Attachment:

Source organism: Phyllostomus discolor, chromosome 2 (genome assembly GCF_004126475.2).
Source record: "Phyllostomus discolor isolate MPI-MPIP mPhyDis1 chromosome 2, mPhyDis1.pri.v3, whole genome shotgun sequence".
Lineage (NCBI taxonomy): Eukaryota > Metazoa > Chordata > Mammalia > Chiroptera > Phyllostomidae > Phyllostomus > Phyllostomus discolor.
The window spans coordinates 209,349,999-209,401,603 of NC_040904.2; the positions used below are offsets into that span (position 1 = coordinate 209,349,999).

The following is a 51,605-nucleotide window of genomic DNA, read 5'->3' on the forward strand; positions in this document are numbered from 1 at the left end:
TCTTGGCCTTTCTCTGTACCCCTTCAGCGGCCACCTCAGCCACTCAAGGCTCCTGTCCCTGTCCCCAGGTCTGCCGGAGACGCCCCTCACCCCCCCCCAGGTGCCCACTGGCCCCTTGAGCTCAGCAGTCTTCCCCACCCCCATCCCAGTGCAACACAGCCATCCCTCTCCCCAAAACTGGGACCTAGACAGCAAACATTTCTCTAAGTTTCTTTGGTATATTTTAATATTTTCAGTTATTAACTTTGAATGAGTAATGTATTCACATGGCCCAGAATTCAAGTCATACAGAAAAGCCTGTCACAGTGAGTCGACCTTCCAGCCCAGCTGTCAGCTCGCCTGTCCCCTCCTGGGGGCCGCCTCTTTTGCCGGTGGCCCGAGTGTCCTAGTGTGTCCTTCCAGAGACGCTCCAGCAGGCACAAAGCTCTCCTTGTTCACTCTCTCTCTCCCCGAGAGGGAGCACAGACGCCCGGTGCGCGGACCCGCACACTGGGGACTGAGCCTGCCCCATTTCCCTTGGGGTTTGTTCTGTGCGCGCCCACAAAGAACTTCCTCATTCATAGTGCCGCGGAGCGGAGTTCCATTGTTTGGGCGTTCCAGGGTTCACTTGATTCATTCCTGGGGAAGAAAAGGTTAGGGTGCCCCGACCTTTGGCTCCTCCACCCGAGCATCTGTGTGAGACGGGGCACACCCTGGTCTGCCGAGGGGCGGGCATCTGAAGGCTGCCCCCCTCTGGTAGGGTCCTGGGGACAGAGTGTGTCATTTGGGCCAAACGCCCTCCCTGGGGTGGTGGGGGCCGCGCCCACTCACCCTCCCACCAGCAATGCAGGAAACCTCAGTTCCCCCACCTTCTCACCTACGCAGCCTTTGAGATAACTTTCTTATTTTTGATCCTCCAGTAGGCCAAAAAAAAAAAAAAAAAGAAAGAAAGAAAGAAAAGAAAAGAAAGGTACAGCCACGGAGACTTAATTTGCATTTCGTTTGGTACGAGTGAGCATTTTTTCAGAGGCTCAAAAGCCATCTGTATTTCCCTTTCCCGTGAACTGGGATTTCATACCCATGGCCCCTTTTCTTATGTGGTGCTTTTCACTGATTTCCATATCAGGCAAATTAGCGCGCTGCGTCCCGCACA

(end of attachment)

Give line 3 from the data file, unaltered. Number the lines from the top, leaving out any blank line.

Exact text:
Lineage (NCBI taxonomy): Eukaryota > Metazoa > Chordata > Mammalia > Chiroptera > Phyllostomidae > Phyllostomus > Phyllostomus discolor.